Thanks.

    1. Hi Wiki,
      it is much easier to configure export map on one router rather than configuring all the others where you want to block importing of loopback1 address..

  54. Hi,

    I’m trying to lab the MPLS to get some exposure. But I have a newbie question, I’m trying to use GNS3 and what IOS images should I use to lab it. To my understanding only some devices support MPLS. Also, could someone navigate me to some link on setting up GNS3

    Please advice

    1. For this particular lab I used:

      c3640-jk9o3s-mz.124-16.bin

      Another good image is this one:

      c3725-adventerprisek9-mz.124-15.t10

      It supports all commands that you need. Most of the labs I created were made with those two platforms.

  55. Not sure what I’m doing wrong, but the PE routers are not putting labels on routes that are redistributed from RIP into BGP.

    So PE2 learns routers from the Palm Branch via RIP. That route gets redistributed into BGP. PE1 has it in the BGP table, but no label for it

    1. The remote PE should have a VPN label for the remote prefix as part of the VPNv4 update. It would be like “mpls labels in/out none/500” or something. What are you seeing?

  56. -Configure PE1 so PalmHQ and MelonHQ see each others routes. Ensure you have reachability by pinging 2.2.2.2 from PalmHQ using the loopback0 as source interface.

    I under stand how you solved this in the lab but I was wondering couldn’t we just do:
    ip vrf PALM
    route-target import 222:222
    ip vrf MELON
    route-target import 111:111

    Maybe I’m missing something obvious??

    Badass lab btw, I’ve learned so much about MPLS.

  57. A tough lab with impressive and great effort to get everything clear for the learners.
    I can learn a lot of things even from your typos,from the way you attempt and think of
    or find out resources to get the problems solved like in

    (configuring the selective vrf export).
    I saw these two lines below when you open up MPLS book to get help for SELECTIVE vrf issue.

    {The import route map is deployed in the receiving vrf.
    The export route map is deployed in the originating vrf.}

    Then I can straight away resolve it by applying the route-map to filter the specific network
    as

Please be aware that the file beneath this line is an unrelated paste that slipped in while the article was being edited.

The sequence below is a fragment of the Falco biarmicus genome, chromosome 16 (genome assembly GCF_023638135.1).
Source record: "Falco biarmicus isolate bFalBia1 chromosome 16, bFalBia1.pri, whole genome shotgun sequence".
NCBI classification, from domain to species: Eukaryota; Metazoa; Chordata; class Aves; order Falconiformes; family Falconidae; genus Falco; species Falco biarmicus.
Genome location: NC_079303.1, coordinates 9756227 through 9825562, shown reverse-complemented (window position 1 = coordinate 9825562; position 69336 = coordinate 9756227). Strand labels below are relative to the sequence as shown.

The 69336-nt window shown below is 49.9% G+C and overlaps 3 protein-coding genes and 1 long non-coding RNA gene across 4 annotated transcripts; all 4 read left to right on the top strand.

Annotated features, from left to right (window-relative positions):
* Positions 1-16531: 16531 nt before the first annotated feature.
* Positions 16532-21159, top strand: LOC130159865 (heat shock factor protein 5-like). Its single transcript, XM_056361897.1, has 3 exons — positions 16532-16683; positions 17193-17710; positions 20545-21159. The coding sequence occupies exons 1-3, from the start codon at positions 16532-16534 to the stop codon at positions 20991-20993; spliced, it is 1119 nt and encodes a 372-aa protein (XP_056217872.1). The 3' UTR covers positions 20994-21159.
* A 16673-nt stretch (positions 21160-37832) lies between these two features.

PE2(config)#route-map SELECTIVE deny 10
    PE2(config-route-map)#match ip add 5
    PE2(config-route-map)#exit

    PE2(config)#route-map SELECTIVE permit 20
    PE2(config-route-map)#exit

    PE2(config)#access-list 5 permit 99.99.99.0 0.0.0.255

    PE2(config)#ip vrf INTERNET
    PE2(config-vrf)#export map SELECTIVE

    PE2(config)#ip vrf PALM
    [PE2(config-vrf)#import map SELECTIVE

    PE2(config)#ip vrf COCO
    PE2(config-vrf)#import map SELECTIVE

    However you get it done by another way that make me learn some more.
    Really appreciate your giving time and for your making effort on this
    since your are tired and sleepy nearly at the end of this lab.
    Everything is straight for me except to try a few more times for redistributions
    between BGP and some other protocols as they didn’t work sometimes.
    But it’s not like your labbing in a few hours.
    It took me a few days LOL…….. 😀 😉

  58. Have I missed something, was looking for the actual GNS3 download files so I can jump straight into this or do I need to create the topology and then load the configs? from the download files above?

  59. Hi,

    I can see for all the vrf’s created on PE1 and PE2, we are using the same RD ?? I understand RD’s have to be unique for VRF’s on PE routers, in order to differentiate the routes recieved from PE’s for duplicate addresses.

    Are we using the same RD’s for VRF’s on both the PE’s due to the fact that, the sites on either ends aren’t using any overlapping addresses ???

    1. The RT is what determines VPN membership. RD’s aren’t really relevant for that, and matching them across a common VPN just keeps the BGP table cleaner. It is not required.

    2. RD is used to segregate the IP addresses that u receive from various VRF. For e.g: you can have the same IP address from different VRF., The only way the Router determines that the IP address are separate is by the RD as it gets attached to the IP address.

  60. This was a great Lab! I just finished this baby this morning, not to mention I learned a lot. This was an excellent lab, and there is enough things going on in this lab to mess you up on, and that’s were the learning comes in, we you have to try and figure out why things aren’t working.

    You deserve a Sam Adams cherry wheat beer for this lab. Cheers bro.

  61. Help! I really want to do this lab but I don’t see the .gns3 file only a .net and .cfg files…. Did I miss something?